By nine p.m., the crowd had thinned out and by eleven p.m. only Boo, Jim and Ed’s friends were left. Junior lay in his casket in peaceful repose. A few hip flasks were produced and they began toasting Junior and recalling his long life. It started around two o’clock in the morning after many shots of Popcorn Sutton’s finest corn likker.
“You know? I don’t think we ever got a picture of the four of us together.”
“Seems a shame, don’t it?” said Ed, a bleary tear rolling down his cheek. “It’s just been the four of us these past five years since Daddy had the stroke.”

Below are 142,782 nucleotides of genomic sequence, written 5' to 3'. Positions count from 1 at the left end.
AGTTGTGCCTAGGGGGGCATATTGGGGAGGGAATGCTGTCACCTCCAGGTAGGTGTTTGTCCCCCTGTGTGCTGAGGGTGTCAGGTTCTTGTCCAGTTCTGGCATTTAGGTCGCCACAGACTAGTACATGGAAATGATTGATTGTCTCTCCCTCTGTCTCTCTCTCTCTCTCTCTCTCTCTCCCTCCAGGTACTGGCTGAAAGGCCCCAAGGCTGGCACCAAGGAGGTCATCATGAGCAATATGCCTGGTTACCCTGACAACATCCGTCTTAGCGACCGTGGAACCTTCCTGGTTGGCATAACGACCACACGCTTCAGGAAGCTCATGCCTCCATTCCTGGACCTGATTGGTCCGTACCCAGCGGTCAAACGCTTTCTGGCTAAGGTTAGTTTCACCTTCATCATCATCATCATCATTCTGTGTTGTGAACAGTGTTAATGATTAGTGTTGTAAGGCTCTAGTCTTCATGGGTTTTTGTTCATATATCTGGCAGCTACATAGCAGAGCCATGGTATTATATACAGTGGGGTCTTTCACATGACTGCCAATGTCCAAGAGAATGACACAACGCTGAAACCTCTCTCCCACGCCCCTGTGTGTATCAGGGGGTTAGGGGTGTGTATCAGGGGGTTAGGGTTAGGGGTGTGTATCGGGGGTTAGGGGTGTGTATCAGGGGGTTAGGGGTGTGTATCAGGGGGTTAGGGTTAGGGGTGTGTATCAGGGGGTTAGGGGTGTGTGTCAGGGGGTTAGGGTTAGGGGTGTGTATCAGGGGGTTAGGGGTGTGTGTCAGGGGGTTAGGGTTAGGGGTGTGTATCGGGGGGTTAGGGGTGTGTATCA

Boo reached in the casket and smoothed the old man’s hair. “Ain’t seen Brother look so fine in a long time. Clarence did a real good job of fixing the droopy part of his face.”
“I know—let’s get him out of there and take a picture of the four of us.”
It was a bad idea whose time had come...
Come back tomorrow for the conclusion of "Junior Mantooth's Last Outing!"